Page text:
Patients often present to their eye care specialist with symptoms of pressure in and around their eye(s). An oft-asked question is whether their intraocular pressure (IOP) may be elevated, and whether they might be at risk for glaucoma. The fact is that elevations in IOP almost never cause perceivable symptoms for patients, unless the rise in pressure is severe and very rapid. In these quite rare cases, the clinical presentation is often dramatic. In angle-closure glaucoma for instance, patients not only present with severe pain and pressure symptoms in their eye, but also with vision loss, nausea and general malaise.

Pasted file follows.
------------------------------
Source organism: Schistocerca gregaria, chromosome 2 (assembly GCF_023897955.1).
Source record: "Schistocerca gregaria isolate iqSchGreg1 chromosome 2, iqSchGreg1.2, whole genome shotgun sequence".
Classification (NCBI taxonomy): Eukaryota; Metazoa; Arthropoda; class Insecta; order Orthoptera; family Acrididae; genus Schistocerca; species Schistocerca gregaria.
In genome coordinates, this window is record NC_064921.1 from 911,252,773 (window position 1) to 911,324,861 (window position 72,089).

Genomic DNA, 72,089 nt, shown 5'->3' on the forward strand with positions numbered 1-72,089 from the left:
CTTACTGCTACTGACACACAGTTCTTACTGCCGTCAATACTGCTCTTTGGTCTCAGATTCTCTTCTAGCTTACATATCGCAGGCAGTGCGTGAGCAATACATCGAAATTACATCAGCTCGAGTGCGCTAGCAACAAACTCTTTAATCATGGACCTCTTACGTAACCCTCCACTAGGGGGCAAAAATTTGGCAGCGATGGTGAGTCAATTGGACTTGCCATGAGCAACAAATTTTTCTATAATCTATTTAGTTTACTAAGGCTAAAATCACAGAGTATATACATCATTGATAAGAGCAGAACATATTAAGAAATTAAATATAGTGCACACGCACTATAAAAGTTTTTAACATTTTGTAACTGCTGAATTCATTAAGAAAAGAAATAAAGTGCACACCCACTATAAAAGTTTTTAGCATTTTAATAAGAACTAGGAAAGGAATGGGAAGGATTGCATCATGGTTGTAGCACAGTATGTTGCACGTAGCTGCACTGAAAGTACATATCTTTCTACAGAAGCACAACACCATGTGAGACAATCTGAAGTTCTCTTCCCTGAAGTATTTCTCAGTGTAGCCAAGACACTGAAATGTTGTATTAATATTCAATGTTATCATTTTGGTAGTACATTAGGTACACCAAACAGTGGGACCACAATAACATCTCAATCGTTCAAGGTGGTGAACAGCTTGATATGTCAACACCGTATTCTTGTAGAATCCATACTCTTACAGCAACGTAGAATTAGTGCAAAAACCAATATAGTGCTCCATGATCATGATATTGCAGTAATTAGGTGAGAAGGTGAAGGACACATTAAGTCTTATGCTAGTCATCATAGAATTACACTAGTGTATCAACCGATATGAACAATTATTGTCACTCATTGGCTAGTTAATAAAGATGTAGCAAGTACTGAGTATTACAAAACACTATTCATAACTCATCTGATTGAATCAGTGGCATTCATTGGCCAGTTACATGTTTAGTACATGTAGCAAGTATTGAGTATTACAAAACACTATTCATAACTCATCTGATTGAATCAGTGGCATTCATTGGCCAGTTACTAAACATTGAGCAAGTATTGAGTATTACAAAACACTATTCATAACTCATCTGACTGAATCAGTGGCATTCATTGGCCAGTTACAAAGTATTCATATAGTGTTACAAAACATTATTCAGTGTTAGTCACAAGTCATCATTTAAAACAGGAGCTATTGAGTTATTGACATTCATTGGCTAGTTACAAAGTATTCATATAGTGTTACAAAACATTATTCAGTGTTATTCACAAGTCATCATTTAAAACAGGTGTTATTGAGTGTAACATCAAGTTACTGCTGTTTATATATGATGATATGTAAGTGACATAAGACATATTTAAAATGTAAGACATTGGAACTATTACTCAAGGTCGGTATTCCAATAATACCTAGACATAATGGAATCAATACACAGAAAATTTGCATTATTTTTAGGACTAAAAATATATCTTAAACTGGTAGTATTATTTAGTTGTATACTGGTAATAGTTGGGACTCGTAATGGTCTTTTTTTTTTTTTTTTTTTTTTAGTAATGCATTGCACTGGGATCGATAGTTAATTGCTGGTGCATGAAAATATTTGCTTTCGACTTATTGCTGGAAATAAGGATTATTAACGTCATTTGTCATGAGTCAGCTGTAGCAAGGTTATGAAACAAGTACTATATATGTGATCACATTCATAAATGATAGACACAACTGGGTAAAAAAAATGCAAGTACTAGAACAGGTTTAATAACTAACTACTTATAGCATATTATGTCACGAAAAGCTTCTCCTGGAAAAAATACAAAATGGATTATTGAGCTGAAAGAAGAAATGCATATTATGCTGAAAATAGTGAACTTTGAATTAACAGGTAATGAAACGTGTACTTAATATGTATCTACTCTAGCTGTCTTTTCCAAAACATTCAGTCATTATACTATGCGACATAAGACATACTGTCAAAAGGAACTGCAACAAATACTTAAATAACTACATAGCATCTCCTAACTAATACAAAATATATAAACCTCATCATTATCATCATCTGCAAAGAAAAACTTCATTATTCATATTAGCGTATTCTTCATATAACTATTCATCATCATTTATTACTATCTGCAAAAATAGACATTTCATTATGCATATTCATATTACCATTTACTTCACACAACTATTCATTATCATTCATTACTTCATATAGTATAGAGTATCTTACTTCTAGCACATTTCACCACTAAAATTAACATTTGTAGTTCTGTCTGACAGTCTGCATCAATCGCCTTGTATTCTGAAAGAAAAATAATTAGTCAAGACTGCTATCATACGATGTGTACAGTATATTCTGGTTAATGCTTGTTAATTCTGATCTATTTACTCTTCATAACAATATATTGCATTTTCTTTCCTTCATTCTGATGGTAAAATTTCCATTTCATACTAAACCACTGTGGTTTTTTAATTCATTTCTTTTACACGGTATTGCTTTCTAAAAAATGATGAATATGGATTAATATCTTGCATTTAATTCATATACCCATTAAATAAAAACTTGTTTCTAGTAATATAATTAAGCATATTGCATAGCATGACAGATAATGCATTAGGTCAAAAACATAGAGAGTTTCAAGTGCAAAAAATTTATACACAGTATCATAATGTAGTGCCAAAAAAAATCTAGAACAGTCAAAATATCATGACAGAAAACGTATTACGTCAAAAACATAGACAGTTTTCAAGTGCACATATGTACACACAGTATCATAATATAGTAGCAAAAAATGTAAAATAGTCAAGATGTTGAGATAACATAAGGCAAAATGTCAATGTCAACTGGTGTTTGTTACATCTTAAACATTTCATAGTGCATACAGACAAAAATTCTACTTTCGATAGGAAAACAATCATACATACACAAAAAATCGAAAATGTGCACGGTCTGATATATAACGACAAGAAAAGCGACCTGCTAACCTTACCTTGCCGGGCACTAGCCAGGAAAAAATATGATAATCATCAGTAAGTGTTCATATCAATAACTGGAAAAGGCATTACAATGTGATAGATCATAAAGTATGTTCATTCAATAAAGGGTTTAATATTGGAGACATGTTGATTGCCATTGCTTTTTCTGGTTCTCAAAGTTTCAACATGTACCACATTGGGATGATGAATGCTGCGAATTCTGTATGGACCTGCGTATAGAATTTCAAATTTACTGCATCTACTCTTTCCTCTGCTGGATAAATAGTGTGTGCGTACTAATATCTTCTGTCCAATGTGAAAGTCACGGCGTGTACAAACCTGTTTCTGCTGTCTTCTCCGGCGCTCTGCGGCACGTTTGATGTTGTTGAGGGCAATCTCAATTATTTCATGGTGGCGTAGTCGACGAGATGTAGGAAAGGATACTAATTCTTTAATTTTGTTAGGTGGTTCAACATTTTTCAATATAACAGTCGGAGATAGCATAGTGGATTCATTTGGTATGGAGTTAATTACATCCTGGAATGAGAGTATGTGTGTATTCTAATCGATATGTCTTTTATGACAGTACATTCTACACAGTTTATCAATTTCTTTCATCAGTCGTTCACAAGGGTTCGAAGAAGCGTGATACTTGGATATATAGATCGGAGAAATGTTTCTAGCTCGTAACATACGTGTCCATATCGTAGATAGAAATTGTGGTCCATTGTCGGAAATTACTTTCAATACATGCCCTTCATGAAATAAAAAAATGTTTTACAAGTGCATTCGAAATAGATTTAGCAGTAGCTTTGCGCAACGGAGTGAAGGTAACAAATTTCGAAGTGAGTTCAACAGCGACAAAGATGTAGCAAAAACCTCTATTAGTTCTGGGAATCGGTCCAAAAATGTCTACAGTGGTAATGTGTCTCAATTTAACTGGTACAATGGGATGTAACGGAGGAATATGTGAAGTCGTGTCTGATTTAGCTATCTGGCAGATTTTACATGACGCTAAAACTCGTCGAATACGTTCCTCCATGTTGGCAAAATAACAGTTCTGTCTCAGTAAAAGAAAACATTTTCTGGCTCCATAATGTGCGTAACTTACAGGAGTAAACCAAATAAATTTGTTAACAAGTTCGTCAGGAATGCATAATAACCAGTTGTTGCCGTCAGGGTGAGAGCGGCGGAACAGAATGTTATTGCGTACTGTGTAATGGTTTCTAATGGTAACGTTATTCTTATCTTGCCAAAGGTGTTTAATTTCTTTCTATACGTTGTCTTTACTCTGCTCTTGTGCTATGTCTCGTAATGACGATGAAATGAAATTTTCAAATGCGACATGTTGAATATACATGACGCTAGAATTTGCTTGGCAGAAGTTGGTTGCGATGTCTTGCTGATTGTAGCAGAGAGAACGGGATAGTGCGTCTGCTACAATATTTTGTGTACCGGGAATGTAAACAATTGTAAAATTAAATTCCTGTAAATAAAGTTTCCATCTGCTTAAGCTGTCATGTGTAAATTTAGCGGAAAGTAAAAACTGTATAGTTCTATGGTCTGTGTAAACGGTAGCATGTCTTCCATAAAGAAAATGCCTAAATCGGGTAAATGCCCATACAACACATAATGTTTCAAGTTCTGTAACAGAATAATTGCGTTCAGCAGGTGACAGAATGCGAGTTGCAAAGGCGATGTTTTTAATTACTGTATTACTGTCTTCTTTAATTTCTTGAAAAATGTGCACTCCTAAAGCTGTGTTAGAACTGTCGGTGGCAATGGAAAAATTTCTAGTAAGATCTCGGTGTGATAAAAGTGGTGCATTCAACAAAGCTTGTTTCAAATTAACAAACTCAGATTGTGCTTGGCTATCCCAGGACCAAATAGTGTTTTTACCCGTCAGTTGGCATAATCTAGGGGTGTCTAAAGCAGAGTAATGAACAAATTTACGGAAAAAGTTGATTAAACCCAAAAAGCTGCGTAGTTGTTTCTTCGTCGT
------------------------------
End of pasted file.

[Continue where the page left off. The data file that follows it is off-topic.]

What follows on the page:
But most patients presenting to their ophthalmologists with elevated IOP are unaware of the problem. This raises a serious concern with regard to glaucoma screening, as many patients don’t attend regular primary eye care appointments unless they develop a vision problem. Elevated IOP can cause progressive glaucomatous damage to the optic nerve that may go undetected by the patient until the very late stages of irreversible visual loss. This is a major reason why patients are encouraged to attend regular eye examinations at least every two years.